Simon Barrow

Welfare politics and changing the power landscape

By Simon Barrow
February 8, 2012

When the government’s Welfare Reform Bill first went through the House of Commons last year, signalling a massive overhaul of the benefit system and around £18 billion worth of cuts affecting some of the least well-off in Britain, there were – remarkably – few ruffles at Westminster.

But in January 2012 the balloon went up. That was largely due to a small group of disabled and sick people who were determined not to be ignored by politicians and the mainstream media. They took to the Internet and launched one of the most successful social media awareness campaigns we have ever seen.

The ‘Spartacus report’ and campaign ( started off using the Freedom of Information Act to reveal a huge level of concern and opposition to the coalition’s plan to take 500,000 people off Disability Living Allowance, replace it with a new payment, cut costs by 20 per cent, and introduce a vague and untested assessment regime. Up to 98 per cent of expert respondents disagreed with key aspects of what was being proposed. As did Conservative Mayor of London Boris Johnson, it transpired.

Suddenly, three million people started talking about this on Twitter. Thousands began lobbying. Churches and bishops questioned the arbitrary and unfair nature of a one-size-fits all, top-slicing benefit cap. The Institute for Fiscal Studies raised issues about the government’s sums. And charities called for a legislative pause and review of the Bill as a whole, given serious concerns about its impact on disabled youngsters, cancer sufferers, the terminally ill, those in housing need, carers and children in low income or unwaged families.

As a result, the coalition lost an unprecedented seven Welfare Reform Bill amendment votes in the House of Lords, where crossbenchers and independents exerted their power and knowledge to question what was being done to the most vulnerable in society.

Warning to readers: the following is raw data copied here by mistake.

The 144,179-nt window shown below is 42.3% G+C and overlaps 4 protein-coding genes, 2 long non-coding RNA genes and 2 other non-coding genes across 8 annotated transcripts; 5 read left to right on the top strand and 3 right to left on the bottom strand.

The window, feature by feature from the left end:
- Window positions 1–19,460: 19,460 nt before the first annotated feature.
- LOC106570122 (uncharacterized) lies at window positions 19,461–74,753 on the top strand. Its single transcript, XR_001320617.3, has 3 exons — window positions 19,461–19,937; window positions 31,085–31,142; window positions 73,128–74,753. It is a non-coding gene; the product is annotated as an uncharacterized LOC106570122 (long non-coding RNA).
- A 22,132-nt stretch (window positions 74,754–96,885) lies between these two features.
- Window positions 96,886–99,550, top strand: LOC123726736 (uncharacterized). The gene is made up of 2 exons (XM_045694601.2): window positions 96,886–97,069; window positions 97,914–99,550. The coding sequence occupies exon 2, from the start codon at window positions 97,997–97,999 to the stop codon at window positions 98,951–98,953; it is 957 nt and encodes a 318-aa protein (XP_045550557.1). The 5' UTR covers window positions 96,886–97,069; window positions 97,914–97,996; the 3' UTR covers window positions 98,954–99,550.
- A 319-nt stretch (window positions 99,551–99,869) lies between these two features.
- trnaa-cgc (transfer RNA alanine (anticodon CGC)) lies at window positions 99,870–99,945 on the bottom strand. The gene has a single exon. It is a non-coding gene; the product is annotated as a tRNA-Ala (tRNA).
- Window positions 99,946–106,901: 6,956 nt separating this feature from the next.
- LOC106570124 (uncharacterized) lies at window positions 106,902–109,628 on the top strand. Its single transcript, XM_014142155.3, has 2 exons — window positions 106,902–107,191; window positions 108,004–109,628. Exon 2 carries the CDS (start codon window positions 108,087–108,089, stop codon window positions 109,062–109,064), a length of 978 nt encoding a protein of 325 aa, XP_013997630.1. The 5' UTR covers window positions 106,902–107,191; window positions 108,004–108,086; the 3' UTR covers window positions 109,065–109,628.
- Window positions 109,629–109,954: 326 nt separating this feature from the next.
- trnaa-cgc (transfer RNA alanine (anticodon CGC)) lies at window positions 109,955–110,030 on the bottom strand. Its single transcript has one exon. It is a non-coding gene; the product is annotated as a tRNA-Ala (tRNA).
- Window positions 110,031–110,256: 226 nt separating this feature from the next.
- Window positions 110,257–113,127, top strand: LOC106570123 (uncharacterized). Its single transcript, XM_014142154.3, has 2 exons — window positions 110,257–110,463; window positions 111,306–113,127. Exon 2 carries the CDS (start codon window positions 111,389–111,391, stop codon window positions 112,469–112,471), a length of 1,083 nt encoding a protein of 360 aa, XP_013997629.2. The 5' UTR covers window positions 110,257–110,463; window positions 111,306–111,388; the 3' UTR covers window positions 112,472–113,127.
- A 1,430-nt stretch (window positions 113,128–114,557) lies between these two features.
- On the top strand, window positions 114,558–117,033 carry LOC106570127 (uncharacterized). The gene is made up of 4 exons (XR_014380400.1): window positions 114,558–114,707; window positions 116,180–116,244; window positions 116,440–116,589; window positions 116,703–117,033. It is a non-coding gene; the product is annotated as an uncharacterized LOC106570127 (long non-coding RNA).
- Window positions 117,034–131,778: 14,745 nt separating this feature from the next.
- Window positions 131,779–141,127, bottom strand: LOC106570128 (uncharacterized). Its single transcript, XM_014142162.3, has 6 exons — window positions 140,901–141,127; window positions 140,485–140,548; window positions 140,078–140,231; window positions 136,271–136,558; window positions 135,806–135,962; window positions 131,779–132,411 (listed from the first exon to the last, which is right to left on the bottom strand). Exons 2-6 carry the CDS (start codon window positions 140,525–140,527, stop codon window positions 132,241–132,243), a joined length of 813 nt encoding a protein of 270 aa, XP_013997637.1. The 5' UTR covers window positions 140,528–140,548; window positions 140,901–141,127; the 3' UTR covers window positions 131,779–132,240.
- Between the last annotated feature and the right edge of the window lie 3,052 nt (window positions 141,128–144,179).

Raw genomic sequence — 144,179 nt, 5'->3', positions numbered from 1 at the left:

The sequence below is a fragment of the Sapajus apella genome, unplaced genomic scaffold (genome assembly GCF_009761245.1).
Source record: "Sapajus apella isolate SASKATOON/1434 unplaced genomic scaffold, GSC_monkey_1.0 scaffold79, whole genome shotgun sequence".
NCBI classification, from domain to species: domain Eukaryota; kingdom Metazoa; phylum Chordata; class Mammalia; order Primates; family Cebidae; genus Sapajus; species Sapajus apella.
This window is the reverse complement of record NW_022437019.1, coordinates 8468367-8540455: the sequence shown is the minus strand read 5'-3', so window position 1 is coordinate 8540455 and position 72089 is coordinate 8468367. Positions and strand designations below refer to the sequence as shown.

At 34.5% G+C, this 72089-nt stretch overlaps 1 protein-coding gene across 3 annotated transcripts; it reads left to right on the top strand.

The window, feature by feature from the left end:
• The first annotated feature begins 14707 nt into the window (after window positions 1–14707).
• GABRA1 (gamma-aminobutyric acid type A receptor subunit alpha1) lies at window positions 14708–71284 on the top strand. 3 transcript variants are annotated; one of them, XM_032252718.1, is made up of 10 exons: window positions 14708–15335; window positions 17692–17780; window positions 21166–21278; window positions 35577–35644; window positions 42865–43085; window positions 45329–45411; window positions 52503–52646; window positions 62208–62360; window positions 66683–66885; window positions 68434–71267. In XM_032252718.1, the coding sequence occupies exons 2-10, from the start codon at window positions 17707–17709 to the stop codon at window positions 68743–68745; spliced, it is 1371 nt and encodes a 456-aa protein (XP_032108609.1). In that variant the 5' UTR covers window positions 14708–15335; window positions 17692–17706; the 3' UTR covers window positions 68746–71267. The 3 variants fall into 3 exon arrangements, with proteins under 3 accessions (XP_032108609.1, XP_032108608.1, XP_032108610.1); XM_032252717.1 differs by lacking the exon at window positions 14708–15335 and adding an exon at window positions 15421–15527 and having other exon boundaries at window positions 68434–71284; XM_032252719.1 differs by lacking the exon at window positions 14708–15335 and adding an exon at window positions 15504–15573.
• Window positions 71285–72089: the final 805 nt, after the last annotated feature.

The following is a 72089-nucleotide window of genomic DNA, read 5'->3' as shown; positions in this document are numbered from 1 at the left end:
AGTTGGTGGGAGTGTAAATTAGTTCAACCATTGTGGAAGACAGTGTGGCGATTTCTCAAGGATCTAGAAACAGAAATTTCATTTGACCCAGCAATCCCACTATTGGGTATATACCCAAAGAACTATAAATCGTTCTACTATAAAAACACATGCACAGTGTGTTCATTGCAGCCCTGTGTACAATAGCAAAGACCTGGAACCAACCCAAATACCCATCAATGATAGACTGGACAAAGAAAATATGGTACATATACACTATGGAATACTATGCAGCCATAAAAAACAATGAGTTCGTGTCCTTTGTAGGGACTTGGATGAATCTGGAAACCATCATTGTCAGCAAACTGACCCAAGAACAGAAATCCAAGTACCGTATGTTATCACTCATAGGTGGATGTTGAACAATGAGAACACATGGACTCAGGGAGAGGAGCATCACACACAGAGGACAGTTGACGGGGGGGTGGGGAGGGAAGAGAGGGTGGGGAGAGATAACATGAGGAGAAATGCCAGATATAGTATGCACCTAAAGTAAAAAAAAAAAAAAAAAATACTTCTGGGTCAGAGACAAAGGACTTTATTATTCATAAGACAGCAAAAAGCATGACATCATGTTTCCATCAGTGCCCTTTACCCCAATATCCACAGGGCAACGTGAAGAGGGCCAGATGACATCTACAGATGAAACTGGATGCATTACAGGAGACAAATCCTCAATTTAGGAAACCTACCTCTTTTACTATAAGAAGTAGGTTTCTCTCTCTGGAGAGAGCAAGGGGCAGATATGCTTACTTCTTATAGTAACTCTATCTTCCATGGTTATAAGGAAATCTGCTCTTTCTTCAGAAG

“If we are going to rob the poor to pay the rich, then we enter into a different form of morality,” said Lord Patel, responding to arguments that slashing welfare payments was justified by the need for deficit reduction.

Actor and comedian Francesca Martinez, who lives with cerebral palsy, went further. By trying to reform welfare without putting human need and suffering first, government was proving “morally disabled”, she declared.

The coalition can and will force its changes through. It is using procedural measures, minor concessions and ‘financial privilege’ to do so. But the long-term political fall-out from all of this could be immense. Legal challenges are being investigated. The Convention on the Rights of Persons with Disabilities is being invoked. Lords reform will also become more of a minefield.

It is ironic that an unelected revising chamber has proved more sensitive to democratic procedure and the need to listen to ordinary people than the elected one. That does not justify the current set up. But it sends out a strong warning about simply cloning the second chamber on the first. The warfare over welfare has also shown just how powerful citizens’ action and web-based crowd sourcing can be. Politics 2.0, anyone?


© Simon Barrow is co-director of Ekklesia. This article is adapted from his regular column in Third Way, the Christian magazine of social and cultural comment.

Although the views expressed in this article do not necessarily represent the views of Ekklesia, the article may reflect Ekklesia's values. If you use Ekklesia's news briefings please consider making a donation to sponsor Ekklesia's work here.